RIBA Hub to relaunch as School of Architecture for Children

The RIBA Hub café and bookshop in Portland Street, Manchester will close to the public from today and prepare to become an events and exhibition space for Manchester School of Architecture and children's built environment education provider PLACES.

The future of the space has been in the balance for some time as it faced the impact of the rise of online book retailing and the closure of the adjacent CUBE gallery by the University of Salford in October 2013.

The cafe closed briefly in early 2011 when regional bookshops run by RIBA Enterprises were also shut in Liverpool and Birmingham. The Manchester venue reopened as the RIBA Hub.

The new focus from 2014 will, the RIBA said, "dedicate more resources and space to the delivery of exhibitions, events and training courses. It will also be strengthening its education offering through the development of its existing relationships with the Manchester School of Architecture, the children's built environment education provider PLACES, and the launch of the School of Architecture for Children project."

Andrew Ruffler, regional director of the RIBA in the North West, said: "We are keen to ensure that Manchester maintains a physical RIBA presence to support the membership and be a focus for the wider built environment sector. The RIBA will be working closely with its partners, the Manchester School of Architecture and PLACES to ensure that the RIBA Hub is animated throughout the year, and provides a wide range of relevant events and activities, including the School of Architecture for Children project."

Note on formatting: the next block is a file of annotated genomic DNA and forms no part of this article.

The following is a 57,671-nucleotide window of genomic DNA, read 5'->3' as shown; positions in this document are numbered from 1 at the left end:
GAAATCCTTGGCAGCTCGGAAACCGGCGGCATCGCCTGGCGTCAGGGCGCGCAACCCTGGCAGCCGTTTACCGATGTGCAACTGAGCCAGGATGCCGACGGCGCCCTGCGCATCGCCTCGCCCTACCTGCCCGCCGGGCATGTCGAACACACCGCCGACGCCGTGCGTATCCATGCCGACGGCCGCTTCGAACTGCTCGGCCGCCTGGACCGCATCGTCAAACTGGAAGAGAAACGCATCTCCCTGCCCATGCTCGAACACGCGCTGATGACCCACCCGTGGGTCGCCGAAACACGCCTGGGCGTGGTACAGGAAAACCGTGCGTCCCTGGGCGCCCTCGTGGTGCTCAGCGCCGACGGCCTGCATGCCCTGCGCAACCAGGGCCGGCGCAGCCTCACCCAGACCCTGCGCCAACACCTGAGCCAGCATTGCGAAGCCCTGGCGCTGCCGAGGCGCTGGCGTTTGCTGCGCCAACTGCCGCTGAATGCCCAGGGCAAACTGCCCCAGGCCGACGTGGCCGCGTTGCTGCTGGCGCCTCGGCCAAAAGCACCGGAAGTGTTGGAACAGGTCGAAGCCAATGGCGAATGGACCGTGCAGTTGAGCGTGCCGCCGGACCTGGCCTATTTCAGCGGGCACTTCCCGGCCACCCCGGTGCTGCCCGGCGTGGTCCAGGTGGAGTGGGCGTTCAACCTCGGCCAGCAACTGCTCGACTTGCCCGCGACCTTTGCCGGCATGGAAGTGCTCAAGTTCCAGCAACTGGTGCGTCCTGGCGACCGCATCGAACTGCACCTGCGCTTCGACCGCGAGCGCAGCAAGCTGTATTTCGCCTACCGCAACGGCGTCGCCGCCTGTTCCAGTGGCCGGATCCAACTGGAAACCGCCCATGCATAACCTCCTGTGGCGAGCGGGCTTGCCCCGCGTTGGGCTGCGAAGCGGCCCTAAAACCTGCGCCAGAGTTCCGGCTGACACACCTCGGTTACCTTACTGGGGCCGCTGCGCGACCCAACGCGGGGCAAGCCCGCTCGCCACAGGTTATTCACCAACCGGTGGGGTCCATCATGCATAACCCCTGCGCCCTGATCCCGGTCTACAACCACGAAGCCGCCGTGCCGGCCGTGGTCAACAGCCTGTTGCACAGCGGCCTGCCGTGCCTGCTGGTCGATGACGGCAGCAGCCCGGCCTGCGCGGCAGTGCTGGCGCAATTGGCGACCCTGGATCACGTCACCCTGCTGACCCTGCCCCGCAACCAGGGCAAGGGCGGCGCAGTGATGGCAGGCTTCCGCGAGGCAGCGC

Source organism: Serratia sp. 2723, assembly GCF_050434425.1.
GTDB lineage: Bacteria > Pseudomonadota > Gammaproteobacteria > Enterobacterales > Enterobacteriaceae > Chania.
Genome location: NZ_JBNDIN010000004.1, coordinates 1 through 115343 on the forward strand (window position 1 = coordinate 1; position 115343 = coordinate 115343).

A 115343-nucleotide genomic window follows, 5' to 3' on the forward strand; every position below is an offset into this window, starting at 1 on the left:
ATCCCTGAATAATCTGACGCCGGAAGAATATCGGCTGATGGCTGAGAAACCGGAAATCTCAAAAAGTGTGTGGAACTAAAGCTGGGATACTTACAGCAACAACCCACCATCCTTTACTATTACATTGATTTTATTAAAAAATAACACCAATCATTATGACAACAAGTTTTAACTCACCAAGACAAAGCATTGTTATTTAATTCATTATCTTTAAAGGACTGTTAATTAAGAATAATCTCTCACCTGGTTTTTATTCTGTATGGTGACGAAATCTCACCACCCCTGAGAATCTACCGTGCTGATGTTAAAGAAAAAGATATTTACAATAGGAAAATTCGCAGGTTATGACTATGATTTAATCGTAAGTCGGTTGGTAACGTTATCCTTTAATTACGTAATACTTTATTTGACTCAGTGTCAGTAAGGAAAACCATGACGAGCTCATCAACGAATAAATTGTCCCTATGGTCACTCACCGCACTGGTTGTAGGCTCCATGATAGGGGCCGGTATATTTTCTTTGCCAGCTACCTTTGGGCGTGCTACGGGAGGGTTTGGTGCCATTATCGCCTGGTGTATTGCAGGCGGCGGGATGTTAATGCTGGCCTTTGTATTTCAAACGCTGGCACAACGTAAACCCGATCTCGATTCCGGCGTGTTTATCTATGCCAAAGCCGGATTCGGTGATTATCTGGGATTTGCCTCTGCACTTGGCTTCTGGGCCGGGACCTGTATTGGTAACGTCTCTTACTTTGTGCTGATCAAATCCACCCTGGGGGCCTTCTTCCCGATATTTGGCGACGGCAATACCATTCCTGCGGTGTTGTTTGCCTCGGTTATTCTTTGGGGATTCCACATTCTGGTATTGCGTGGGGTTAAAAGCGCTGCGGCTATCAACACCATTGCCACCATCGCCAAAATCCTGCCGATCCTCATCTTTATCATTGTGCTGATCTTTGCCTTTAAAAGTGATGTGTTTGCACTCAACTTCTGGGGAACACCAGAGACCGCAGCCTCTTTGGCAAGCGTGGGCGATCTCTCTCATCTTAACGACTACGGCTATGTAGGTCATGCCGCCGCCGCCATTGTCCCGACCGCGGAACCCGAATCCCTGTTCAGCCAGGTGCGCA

John Bishop of PLACES said: "Having the RIBA as partners on the project will help to support the children's urban learning experience and will enrich the ways they can communicate this experience to others. Architects and built environment professionals who work in Manchester can potentially become involved as creative collaborators in the project work. In this way the children, their families and teachers will, through the imagination of the children, meet a diverse range of people involved creatively in the design and construction of the city. These links with both education and the profession will also enable the children to learn and understand about a whole range of buildings that would otherwise have been merely a backdrop to their everyday lives."

The RIBA is speaking to other local organisations about joining the partnership and hopes to be in a position to make further announcements in due course.

From Monday the space will no longer be open to the public on a daily basis, unless there is an exhibition or event taking place. Details of exhibitions, events, activities and opening hours will be communicated throughout the year via the RIBA Hub Twitter feed @RibaHub, and through regular RIBA communications, including www.architecture.com

Your Comments

Read our comments policy here